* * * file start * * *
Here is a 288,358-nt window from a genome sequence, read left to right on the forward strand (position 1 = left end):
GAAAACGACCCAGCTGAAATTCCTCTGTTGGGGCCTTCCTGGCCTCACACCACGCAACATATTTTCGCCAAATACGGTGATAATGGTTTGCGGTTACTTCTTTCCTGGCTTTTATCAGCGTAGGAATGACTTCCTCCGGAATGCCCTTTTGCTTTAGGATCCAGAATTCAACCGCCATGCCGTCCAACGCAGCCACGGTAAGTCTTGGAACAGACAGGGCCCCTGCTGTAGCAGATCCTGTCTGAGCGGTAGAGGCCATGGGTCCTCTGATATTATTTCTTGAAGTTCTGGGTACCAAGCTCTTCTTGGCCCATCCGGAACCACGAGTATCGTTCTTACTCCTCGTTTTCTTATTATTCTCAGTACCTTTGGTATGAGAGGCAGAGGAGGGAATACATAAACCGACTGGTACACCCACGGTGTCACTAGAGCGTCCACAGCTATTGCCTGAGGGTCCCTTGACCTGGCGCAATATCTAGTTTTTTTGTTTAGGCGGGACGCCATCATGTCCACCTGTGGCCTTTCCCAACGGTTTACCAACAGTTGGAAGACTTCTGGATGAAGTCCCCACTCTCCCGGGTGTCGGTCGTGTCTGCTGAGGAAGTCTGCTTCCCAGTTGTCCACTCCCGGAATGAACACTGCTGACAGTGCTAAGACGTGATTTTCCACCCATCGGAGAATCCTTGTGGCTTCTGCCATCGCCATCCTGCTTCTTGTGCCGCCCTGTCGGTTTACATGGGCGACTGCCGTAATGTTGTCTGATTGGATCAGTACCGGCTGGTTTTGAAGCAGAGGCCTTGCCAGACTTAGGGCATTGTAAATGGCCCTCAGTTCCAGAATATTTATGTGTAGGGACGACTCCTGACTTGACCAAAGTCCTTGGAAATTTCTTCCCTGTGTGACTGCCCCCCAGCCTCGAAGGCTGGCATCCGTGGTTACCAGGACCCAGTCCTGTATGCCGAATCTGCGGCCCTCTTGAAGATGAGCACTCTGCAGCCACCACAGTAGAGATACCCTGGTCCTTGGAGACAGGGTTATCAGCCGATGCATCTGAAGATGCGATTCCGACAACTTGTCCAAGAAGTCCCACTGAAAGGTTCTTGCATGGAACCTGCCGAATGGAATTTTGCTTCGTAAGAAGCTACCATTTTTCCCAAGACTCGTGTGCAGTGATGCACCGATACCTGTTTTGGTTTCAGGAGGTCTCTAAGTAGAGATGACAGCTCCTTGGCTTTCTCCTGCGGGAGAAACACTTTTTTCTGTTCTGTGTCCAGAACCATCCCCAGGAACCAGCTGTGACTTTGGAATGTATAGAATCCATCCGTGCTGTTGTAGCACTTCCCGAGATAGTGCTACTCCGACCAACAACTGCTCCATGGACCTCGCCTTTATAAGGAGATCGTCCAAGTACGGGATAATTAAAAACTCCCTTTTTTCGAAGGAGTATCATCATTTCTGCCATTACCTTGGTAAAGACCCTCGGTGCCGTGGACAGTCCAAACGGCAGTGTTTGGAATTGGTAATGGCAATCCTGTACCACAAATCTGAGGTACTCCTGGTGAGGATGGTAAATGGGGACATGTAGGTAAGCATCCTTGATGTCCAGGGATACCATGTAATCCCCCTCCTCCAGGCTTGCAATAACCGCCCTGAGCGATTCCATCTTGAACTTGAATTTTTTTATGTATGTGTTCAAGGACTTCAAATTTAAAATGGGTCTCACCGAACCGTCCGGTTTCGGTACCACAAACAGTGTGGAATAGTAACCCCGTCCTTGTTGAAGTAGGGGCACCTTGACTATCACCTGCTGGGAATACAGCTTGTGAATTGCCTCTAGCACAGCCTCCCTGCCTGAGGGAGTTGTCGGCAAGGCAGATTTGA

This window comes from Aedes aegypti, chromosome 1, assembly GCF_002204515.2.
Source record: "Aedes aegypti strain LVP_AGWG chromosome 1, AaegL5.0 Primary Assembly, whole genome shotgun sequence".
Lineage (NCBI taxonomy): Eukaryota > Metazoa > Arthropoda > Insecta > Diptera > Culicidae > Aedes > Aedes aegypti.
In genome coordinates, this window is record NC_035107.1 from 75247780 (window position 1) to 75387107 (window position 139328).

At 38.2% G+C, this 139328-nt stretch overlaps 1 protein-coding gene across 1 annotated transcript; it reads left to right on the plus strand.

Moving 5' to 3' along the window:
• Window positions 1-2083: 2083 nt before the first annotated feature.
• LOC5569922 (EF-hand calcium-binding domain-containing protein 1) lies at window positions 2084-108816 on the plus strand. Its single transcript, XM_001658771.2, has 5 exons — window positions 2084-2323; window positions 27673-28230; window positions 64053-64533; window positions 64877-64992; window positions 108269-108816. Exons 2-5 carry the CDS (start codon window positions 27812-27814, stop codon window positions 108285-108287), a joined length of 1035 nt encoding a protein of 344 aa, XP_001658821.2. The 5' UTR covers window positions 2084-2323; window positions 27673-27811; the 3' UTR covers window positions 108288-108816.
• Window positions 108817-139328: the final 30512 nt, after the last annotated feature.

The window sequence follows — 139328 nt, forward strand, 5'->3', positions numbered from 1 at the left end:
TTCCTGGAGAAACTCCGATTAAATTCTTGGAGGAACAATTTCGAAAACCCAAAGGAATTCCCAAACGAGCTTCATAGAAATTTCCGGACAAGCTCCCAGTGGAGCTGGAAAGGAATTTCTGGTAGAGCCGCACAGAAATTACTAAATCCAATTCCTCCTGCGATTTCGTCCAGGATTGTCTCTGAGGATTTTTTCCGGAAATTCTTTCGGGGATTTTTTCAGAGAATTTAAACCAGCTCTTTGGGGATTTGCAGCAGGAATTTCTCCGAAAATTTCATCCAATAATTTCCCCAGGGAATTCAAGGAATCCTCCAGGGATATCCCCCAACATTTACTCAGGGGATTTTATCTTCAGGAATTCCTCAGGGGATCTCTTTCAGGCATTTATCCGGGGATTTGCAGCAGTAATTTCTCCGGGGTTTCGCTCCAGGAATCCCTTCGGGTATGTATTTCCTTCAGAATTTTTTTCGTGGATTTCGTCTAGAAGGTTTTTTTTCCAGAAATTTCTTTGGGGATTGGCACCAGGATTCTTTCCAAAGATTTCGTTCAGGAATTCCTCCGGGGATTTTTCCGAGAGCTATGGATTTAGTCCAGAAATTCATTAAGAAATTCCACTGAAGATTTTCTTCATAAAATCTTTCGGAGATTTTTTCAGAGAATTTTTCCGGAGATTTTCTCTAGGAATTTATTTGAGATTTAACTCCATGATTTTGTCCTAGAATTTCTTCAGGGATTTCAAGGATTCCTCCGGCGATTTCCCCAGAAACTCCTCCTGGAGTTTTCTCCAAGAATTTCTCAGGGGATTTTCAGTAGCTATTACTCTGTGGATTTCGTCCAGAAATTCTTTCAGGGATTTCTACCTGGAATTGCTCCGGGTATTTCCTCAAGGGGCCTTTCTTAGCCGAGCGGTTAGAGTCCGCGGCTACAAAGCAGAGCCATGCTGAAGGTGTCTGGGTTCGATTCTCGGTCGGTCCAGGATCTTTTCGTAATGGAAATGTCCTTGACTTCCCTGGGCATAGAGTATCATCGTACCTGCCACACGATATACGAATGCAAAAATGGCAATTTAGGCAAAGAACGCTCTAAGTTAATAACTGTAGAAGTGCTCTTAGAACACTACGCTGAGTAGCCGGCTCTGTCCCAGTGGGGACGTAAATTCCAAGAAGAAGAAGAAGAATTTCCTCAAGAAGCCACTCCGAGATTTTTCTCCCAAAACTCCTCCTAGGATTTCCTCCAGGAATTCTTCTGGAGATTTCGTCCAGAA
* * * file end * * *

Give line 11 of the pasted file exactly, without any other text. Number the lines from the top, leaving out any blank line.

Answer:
• Window positions 108817-139328: the final 30512 nt, after the last annotated feature.